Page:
Oil dropped for a second day in New York as stockpiles unexpectedly rose and Hurricane Isaac weakened, reducing the threat to offshore platforms and rigs in the Gulf of Mexico.
Futures slipped as much as 0.6 percent after falling 0.9 percent yesterday. Crude inventories increased 3.8 million barrels last week, data from the Energy Department showed. They were forecast to decrease 1.75 million barrels, according to a Bloomberg News survey. Isaac was downgraded to a tropical storm after striking the Louisiana coast as a hurricane.
“Isaac caused temporary shut-downs of oil facilities but it doesn’t appear to have done any lasting damage, so that’s been removed as a threat,” Ric Spooner, a chief market analyst at CMC Markets in Sydney, said by telephone today. “The increase in inventory, as opposed to an expected decline, is a little bit of a minor negative.”
Oil for October delivery slid as much as 58 cents to $94.91 a barrel in electronic trading on the New York Mercantile Exchange and was at $95.12 at 8:07 a.m. London time. The contract yesterday dropped 84 cents to $95.49, the lowest close since Aug. 27. Prices are 7.9 percent higher this month, headed for a second monthly gain, and 3.8 percent lower this year.
Brent oil for October settlement rose 11 cents to $112.65 a barrel on the London-based ICE Futures Europe exchange. The European benchmark grade’s premium to West Texas Intermediate was at $17.54, from $17.05 yesterday.
Oil’s decline in New York may stall at $94.95 a barrel, along the bottom of a short-term uptrend channel on the daily chart, according to data compiled by Bloomberg. This channel started from the June 28 drop to $77.28, the 2012 intraday low. Buy orders tend to be clustered near technical-support levels.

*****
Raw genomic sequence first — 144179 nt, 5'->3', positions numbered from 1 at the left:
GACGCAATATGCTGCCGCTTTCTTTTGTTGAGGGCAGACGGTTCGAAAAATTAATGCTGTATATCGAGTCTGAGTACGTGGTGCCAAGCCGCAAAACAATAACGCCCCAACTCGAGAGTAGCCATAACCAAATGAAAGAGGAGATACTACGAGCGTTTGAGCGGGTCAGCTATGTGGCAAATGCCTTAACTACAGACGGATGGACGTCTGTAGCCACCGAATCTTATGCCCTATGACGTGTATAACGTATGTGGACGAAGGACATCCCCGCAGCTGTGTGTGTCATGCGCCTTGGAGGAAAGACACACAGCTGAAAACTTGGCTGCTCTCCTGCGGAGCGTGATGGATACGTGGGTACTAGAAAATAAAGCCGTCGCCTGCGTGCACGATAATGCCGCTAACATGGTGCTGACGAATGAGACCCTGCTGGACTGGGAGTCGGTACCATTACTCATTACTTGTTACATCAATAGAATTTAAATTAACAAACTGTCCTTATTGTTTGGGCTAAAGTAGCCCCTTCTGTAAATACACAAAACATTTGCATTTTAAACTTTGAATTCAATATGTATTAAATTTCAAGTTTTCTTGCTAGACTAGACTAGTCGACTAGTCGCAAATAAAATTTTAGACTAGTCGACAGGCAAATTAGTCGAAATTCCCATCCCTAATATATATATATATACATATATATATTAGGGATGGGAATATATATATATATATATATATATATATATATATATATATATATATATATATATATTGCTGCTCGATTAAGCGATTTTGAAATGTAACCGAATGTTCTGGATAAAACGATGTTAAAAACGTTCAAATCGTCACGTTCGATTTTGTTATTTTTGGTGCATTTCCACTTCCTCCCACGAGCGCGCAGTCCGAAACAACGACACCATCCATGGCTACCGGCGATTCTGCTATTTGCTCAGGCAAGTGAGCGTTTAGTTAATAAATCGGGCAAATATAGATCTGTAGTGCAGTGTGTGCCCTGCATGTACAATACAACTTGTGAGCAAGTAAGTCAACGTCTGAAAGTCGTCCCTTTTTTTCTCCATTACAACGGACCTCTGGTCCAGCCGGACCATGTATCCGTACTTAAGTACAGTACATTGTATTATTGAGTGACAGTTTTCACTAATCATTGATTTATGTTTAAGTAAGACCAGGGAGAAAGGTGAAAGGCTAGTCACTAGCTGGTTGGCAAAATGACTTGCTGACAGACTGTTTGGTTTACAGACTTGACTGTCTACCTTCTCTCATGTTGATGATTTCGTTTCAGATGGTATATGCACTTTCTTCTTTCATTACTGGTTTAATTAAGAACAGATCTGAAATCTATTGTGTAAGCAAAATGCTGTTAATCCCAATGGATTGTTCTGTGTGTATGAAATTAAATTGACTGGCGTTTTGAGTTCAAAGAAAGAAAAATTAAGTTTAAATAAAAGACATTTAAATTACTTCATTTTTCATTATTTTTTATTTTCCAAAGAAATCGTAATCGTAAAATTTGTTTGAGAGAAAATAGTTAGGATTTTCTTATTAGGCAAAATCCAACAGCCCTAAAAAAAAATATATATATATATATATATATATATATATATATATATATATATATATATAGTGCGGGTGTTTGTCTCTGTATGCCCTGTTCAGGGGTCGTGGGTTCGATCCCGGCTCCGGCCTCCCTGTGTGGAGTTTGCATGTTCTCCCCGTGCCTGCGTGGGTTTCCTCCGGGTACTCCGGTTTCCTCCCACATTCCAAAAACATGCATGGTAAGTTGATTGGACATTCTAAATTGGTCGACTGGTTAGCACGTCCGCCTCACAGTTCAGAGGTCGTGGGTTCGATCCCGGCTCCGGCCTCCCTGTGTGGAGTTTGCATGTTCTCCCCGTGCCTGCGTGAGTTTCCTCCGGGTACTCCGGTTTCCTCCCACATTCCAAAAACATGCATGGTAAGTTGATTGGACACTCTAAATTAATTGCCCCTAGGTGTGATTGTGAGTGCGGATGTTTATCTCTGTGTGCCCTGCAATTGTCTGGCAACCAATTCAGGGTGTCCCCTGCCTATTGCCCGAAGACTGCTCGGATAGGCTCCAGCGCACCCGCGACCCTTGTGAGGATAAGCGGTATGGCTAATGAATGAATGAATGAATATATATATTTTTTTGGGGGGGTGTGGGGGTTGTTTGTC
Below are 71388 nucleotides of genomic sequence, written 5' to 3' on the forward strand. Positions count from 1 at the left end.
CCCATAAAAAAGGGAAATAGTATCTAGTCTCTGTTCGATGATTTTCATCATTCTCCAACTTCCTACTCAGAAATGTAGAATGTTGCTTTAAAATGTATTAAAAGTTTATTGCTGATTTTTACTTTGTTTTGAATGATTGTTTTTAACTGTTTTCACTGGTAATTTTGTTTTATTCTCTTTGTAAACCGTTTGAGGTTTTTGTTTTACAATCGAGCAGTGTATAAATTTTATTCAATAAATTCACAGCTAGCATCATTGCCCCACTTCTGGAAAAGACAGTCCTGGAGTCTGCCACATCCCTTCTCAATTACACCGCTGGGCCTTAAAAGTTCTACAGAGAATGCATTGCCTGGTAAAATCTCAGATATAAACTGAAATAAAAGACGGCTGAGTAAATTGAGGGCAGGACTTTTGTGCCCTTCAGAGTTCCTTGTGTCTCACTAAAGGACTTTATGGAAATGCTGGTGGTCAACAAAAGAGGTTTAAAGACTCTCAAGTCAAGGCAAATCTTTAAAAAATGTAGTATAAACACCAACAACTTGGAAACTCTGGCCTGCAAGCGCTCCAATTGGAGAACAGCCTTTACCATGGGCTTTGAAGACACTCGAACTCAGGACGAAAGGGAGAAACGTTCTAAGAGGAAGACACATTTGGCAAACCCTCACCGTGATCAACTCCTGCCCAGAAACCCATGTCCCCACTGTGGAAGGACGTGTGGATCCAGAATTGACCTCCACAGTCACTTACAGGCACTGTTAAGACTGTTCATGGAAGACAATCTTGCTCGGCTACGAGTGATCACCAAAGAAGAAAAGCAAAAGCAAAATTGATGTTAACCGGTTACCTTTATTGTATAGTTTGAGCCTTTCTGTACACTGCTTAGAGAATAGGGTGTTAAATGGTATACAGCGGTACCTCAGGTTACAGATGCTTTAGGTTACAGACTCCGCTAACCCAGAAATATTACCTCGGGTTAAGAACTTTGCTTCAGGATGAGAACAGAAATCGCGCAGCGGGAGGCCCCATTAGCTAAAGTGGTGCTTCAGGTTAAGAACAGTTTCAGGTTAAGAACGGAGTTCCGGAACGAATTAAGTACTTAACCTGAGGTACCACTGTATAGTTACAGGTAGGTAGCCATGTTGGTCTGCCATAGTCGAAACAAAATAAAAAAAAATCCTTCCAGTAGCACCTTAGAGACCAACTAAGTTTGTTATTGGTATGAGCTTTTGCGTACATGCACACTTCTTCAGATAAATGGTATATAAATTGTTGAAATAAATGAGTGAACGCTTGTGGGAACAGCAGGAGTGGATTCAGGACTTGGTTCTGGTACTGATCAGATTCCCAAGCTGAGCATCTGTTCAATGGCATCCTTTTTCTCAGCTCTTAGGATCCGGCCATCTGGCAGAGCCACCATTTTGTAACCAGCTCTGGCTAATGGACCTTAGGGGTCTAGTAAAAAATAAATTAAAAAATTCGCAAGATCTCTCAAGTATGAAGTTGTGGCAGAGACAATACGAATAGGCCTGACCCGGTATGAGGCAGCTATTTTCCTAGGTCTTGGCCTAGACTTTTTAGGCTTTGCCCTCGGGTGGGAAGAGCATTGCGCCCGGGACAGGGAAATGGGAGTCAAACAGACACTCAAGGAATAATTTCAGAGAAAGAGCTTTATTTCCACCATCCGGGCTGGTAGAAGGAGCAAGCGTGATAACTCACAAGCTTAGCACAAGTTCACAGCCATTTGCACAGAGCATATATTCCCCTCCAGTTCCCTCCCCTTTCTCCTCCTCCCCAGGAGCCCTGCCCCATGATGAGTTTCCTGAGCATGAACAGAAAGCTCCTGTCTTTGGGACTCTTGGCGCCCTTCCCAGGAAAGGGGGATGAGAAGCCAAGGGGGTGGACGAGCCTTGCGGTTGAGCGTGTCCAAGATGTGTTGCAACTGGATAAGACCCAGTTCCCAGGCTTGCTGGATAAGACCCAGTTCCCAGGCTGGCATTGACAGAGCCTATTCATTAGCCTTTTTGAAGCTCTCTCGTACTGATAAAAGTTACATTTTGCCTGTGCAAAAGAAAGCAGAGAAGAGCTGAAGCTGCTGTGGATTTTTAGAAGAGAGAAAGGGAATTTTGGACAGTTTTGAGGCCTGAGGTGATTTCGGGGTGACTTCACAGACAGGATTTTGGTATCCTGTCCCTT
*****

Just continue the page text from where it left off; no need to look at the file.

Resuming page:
Isaac will weaken for the next two days, the National Hurricane Center said in an advisory at 2 a.m. New York time. It was 10 miles (15 kilometers) west-southwest of Baton Rouge with top winds of 50 miles per hour, down from 80 mph at landfall on Aug. 28, and moving northwest at 5 mph.
Companies halted about 95 percent of oil production in the Gulf of Mexico and 72 percent of natural-gas output, the Bureau of Safety and Environmental Enforcement said. Six Louisiana refineries were shut, idling 6.7 percent of U.S. capacity, according to data compiled by Bloomberg.
“WTI fell after an unexpected increase in U.S. crude inventories and on expectations that damage to U.S. Gulf production from Isaac would be minimal,” Mark Pervan, the head of commodity research at Australia & New Zealand Banking Group Ltd. in Melbourne, said in a note today.
U.S. gasoline supplies dropped 1.51 million barrels last week, the Energy Department report showed. They were forecast to decline 1.45 million barrels, according to the median estimate of 12 analysts in the Bloomberg survey. Distillate stockpiles, a category that includes diesel and heating oil, climbed 873,000 barrels compared with a projected 200,000 barrel increase.
The International Energy Agency may release oil stockpiles from emergency reserves in September to prevent higher prices from derailing the global economic recovery, according to Mirae Asset Securities Ltd. Production losses from Hurricane Isaac are equivalent to the drop in supplies after sanctions were imposed on Iran in July, Gordon Kwan, Mirae’s head of energy research in Hong Kong, said in an e-mailed report today. Brent will trade between $105 and $120 a barrel in the month ahead, he said.
Japan’s crude imports from Iran fell 52 percent in July from a year ago, according to data today from the Ministry of Finance. Purchases were 624,585 kiloliters, or about 127,000 barrels a day, compared with 1.31 million kiloliters in July 2011, the ministry said. Imports fell 23 percent from June.
Japanese shippers lost access to insurance for cargoes from Iran after European Union sanctions on the Middle East nation’s crude shipments took effect on July 1. The West alleges that Iran is concealing a nuclear-weapons program, a charge the Persian Gulf nation rejects.
Gasoline was little changed near the lowest level this week after Venezuela said it’s almost ready to resume operations at its Amuay oil refinery, the nation’s biggest, after a four-day fire. Petroleos de Venezuela SA will end the process of cooling the area affected by the blaze today, Oil Minister Rafael Ramirez said on state television yesterday. The plant can process as much as 645,000 barrels of crude a day.
Gasoline for September delivery was at $3.105 a gallon, up 0.47 cents, on the New York Mercantile Exchange. The contract reached $3.205 on Aug. 27, the highest intraday level in four months, amid concern the fire and Isaac would curb supplies.
The September future expires tomorrow. The more-active October contract was at $2.923 a gallon.